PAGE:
The idea is radical because it would put palliative care, a field only established in the United States in the 1990s, at the forefront of care for the majority of America’s sickest, neediest, most vulnerable—and most costly—patients. It is conventional because it follows the model of earlier bipartisan initiatives that influenced the health care system, such as the Office of National AIDS policy. And it is conventional because it continues the tradition of specialist care established in the US after World War II, an approach to medicine that is uniquely American—and at the heart of what makes our system expensive, inefficient, and out of touch with the needs of sick patients.

Don’t get me wrong—there is much to like and admire about this proposal. It rests on the assumption that the essence of palliative care, an emphasis on symptom management, advance care planning (or as the authors put it, communication about goals and preferences), and psychosocial support to patients and families, is exactly what people with serious illness and functional impairment need. I agree. It endorses the view that this approach to medical care is best delivered by a team of health care professionals. I agree, although I would add family caregivers to the team. And it assumes that the best way to move forward is to expand palliative care expertise (through research, workforce training, and caregiver education), establish standards of care, and assure access—which will require oversight, regulation, and financial support. I’m not sure this is the only way forward, but it is probably the most expeditious way to proceed and parallels the successful models introduced in New Zealand and Australia. It’s the specialist part of the proposal that makes me uneasy.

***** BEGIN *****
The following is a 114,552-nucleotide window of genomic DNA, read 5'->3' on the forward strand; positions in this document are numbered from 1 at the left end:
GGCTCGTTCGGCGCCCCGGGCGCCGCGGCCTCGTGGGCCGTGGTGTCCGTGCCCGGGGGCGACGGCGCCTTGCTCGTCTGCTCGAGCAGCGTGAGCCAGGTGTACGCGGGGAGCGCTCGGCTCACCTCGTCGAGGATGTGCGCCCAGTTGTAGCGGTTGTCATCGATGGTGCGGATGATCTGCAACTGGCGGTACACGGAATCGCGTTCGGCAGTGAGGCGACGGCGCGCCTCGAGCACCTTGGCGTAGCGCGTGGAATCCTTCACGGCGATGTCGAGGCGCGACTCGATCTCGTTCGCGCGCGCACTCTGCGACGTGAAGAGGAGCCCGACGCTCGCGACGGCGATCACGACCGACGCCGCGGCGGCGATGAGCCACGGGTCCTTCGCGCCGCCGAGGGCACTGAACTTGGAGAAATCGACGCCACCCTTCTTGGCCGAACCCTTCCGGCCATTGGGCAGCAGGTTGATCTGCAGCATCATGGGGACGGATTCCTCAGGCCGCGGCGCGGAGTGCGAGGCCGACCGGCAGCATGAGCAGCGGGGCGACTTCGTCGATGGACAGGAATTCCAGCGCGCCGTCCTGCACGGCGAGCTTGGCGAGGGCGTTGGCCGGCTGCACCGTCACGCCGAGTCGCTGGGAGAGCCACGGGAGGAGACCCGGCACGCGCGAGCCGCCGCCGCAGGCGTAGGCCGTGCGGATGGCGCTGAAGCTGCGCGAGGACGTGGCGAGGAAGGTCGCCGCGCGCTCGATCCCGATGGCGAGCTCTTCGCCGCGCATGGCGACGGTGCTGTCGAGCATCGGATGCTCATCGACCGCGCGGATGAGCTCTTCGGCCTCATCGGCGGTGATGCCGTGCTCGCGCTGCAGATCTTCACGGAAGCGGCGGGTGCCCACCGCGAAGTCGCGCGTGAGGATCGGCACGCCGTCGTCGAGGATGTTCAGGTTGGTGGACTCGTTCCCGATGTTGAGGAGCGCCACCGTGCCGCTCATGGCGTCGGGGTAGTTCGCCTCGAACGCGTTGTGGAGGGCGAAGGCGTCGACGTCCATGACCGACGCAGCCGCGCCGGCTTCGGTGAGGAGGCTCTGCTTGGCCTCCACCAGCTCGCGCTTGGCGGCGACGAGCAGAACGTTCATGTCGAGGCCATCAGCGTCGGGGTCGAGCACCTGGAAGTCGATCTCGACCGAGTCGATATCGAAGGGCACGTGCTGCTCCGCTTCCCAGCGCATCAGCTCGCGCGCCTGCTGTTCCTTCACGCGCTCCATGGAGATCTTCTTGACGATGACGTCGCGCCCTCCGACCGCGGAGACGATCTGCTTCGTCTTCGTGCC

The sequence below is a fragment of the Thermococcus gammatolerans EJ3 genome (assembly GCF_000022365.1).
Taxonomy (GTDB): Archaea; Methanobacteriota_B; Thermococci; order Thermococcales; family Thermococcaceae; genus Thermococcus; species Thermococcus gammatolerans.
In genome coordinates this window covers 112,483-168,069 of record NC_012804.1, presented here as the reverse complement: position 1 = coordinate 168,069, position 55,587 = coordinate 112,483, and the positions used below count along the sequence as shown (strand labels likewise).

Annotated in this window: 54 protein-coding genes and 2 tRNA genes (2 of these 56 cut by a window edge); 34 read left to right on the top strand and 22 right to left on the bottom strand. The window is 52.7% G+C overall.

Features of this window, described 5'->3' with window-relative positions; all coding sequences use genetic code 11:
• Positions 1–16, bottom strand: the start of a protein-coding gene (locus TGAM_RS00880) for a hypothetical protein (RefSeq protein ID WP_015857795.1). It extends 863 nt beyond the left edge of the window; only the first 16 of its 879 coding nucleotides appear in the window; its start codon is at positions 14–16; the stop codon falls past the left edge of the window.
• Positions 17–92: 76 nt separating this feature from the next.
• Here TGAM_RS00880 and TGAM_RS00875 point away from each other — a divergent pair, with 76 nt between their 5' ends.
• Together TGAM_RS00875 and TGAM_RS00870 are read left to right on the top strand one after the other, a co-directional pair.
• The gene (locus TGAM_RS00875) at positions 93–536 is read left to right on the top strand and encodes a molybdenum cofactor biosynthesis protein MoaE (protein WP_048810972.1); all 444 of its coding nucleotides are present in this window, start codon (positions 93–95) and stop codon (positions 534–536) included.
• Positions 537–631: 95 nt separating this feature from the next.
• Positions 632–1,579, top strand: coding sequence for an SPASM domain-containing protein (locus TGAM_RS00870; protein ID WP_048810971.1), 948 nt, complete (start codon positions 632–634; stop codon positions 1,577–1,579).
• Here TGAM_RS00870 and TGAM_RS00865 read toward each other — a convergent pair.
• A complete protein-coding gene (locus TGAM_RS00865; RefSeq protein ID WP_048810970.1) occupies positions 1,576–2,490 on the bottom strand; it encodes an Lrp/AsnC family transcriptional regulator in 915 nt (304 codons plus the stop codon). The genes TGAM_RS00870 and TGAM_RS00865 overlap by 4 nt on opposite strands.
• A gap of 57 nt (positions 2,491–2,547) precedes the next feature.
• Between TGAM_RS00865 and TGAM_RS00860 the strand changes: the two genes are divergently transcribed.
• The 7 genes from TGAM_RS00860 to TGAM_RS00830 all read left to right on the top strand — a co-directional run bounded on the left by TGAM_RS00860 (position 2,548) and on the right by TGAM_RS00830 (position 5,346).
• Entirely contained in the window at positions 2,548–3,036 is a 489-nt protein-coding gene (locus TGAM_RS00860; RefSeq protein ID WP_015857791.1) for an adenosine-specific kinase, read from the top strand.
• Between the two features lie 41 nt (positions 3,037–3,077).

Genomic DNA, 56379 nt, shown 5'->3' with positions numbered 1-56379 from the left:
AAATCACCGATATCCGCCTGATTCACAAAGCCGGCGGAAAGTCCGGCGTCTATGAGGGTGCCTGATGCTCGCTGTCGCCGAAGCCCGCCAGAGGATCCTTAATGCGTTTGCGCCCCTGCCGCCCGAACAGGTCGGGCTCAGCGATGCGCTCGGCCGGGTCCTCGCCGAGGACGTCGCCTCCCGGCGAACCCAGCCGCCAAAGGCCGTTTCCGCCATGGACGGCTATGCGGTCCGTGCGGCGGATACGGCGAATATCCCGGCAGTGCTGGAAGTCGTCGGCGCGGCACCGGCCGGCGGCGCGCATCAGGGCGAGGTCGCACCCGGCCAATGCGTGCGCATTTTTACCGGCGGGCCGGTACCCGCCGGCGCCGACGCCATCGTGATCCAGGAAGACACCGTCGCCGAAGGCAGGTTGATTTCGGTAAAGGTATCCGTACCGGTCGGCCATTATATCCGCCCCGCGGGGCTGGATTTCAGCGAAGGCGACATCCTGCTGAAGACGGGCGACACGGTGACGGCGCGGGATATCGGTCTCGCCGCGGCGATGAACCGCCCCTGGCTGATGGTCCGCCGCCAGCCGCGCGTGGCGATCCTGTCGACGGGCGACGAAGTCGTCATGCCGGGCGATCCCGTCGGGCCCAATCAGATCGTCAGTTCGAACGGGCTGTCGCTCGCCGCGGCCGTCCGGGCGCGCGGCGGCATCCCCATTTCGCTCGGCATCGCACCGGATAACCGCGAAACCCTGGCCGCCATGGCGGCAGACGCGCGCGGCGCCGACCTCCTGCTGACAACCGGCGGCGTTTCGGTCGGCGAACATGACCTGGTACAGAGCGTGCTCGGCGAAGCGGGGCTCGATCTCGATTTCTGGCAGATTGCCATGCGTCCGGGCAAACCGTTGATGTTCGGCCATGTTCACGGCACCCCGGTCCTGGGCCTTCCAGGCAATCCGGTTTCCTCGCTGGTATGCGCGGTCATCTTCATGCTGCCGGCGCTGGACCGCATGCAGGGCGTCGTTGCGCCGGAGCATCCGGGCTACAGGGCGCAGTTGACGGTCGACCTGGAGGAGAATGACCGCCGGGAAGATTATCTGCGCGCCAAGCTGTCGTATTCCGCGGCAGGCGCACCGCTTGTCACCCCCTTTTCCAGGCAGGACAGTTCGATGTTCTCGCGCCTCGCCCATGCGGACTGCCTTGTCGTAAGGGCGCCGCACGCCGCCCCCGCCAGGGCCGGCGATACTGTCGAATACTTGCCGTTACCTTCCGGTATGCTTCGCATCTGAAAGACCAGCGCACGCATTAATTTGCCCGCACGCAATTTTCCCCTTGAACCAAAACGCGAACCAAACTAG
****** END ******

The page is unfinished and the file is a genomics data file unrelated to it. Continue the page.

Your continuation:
The authors define palliative care as a “team-based specialty focusing on improving quality of life and relieving suffering,” though they acknowledge that “primary-  or generalist-level palliative care” is another variant, one that “integrates palliative care elements into the care provided by all clinicians serving the seriously ill.” Implicitly, they hew to the old, and I would argue antiquated, distinction between “curing” and “caring.” Standard medicine, in this view, is about curing; palliative medicine is about caring. But in today’s world, where most, although not all, diseases are chronic, cure is seldom what usual treatment is about. Physicians cannot cure diabetes or congestive heart failure, they cannot cure endstage kidney disease or chronic obstructive pulmonary disease, nor can they cure Alzheimer’s disease or many cancers. There are, to be sure, some diseases that can truly be cured, principally infectious ones, but also some cancers and surgical problems. But for the vast majority of serious conditions that afflict adults today, all treatment is palliative. Modern medicine may prolong life, but above all, it lightens the burden of disease, thereby improving quality of life.